St. Joseph met McCallum on the set one day. "He was terribly shy," St. Joseph (the script's co-writer) remembered. "He came up and said of the script, 'I hope I can do it justice.'" First AD Robert Justman adds: "David did a fantastic job. He had to go from a brash young miner to a being that was incredibly intelligent. As he went from state to state he changed the way he walked, the way he moved and phrased things. A most amazing interpretation."
. . .
Gwyllm's physical evolution was the most elaborate prosthetic makeup job ever devised for The Outer Limits. John Chambers (who would win the first-ever Academy Award for makeup in 1968 for his revolutionary Planet of the Apes designs) made a life-mask of McCallum, then did concept sketches of the three evolutionary phases required. "I'd seen many movies that used appliances on the face, and there always seemed to be a deadness," said McCallum. "I asked John to retain the mouth, the cheekbones, and my eyes, so I could go for expression." Chambers had the same idea. "I wanted to keep the basic thread of McCallum's identity through each evolutionary stage," he said, "by adhering closely to the physiognomy. Keep the eyes, keep the mouth free. Don't lose sight of the man." His first sketch of Gwyllm's final phase incorporated grotesque, bulging eyeballs, which were eliminated.
. . .
"John designed and made the appliances," said McCallum. "And Freddie Phillips put them on me. I used to come in about four o'clock in the morning, and we'd get my head on by about 9:00 or 10:00." The other stages of Gwyllm's transformation took about three hours per application. Even the large, final-stage mask (dubbed "Dr. Silvana" by Robert Justman) allowed McCallum a great deal of subtle facial animation but because of its weight the actor could only keep it on for about four hours at a stretch. "If you stick a great big thing like that on your face and head," he said, "there's also a certain amount of claustrophobia." Phillips also improvised Gwyllm's brief regression to a Neanderthaloid stage when Cathy reversed the dials on Mathers' evolution machine. "I gave David an Abe Lincoln beard, stuck a quarter-apple into his mouth and glued his lips together. They shot it that way." The bud of Gwyllm's sixth finger was also a quick on-the-set contrivance by Phillip, who adds, "It was made from spirit gum, cotton, and sealer in about twenty minutes. They wanted a finger and nobody had bothered to make one."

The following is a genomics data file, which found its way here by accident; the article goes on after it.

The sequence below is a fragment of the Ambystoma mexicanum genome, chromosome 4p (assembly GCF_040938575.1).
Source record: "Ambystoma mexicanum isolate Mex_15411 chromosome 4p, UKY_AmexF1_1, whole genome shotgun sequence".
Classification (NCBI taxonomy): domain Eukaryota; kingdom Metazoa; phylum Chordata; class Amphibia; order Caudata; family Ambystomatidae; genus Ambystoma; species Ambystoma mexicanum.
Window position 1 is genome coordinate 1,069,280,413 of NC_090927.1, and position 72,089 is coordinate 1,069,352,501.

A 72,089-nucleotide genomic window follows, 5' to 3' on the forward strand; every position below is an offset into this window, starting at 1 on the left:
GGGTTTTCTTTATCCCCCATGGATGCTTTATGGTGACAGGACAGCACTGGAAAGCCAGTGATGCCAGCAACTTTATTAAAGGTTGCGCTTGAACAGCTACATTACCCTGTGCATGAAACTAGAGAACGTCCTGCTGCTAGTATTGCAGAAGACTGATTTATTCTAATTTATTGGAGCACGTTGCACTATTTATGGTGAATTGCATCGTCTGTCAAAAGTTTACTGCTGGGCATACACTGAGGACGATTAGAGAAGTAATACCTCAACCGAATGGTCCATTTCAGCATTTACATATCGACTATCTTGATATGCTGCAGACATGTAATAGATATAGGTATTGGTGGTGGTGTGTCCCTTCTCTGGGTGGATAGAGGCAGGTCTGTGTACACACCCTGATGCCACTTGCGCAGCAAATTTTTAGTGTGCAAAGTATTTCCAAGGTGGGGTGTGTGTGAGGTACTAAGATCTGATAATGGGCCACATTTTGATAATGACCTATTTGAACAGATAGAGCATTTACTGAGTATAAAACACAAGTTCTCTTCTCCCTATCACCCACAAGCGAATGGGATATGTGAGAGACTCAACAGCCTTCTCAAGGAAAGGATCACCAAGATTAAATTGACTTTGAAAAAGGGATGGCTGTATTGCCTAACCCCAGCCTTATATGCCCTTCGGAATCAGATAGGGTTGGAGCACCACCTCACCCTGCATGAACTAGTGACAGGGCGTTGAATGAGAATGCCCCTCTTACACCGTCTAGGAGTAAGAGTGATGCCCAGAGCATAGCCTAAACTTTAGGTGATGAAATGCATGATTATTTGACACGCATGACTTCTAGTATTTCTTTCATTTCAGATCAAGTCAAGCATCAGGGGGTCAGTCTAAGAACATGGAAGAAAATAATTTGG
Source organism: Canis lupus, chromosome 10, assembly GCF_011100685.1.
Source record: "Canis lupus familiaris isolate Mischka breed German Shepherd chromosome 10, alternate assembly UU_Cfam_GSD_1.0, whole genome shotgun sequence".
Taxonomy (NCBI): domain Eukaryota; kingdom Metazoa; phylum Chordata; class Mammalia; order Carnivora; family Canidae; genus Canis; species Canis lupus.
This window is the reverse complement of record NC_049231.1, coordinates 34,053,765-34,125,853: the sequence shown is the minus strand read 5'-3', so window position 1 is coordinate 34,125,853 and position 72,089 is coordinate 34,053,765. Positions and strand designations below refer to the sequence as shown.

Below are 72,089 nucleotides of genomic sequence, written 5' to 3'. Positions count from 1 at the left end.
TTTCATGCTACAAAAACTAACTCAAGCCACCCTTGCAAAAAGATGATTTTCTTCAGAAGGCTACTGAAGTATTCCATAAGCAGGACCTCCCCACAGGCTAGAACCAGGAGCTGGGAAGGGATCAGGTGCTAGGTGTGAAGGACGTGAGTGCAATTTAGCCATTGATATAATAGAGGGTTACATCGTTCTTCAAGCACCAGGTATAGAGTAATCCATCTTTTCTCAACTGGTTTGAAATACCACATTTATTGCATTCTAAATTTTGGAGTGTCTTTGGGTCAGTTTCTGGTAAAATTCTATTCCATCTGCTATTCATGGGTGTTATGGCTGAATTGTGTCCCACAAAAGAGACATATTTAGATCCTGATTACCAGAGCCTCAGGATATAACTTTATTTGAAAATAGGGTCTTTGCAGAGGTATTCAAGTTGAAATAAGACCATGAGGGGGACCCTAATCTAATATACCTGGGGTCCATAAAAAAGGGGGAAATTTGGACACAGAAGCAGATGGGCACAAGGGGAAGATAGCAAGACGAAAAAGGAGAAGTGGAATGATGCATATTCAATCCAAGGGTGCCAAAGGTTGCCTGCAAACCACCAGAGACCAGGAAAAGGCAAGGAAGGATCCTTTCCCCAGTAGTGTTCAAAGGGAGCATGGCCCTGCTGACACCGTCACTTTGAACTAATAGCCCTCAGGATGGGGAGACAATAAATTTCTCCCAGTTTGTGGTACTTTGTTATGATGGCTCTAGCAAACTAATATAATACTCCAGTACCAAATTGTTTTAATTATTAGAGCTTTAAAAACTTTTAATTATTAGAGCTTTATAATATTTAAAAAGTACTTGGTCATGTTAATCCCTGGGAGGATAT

. . .
Byron Haskin directed in the postproduction, all the shots of Gwyllm changing inside Mathers' "sonic chamber"-a long-winded session due to all the makeup changes involved. McCallum describes this as "getting in the box" . . . and for a time, there was some question about what should come out of that box as the conclusion of the episode. Dorothy Brown the ABC censor, had objected to the Darwinism and promotion of evolution inherent in "The Sixth Finger." One of the early deletions from the script was a speech by Mathers on the taboo topic.
. . .
"There was also some discussion that Cathy should open the box and out would jump this sort of rhesus monkey," said McCallum, laughing. "For that we would have used a real monkey; that would be all that was left of Gwyllm, and he'd go leaping around the room. I still think there's something wonderful about the idea of a woman keeping her boyfriend as a pet monkey! In the ending we did shoot, he comes back 'dead,' and then discovers the tear on Cathy's face, which saves him-the classic Matter of Life and Death ending, you know, the tear on the rose.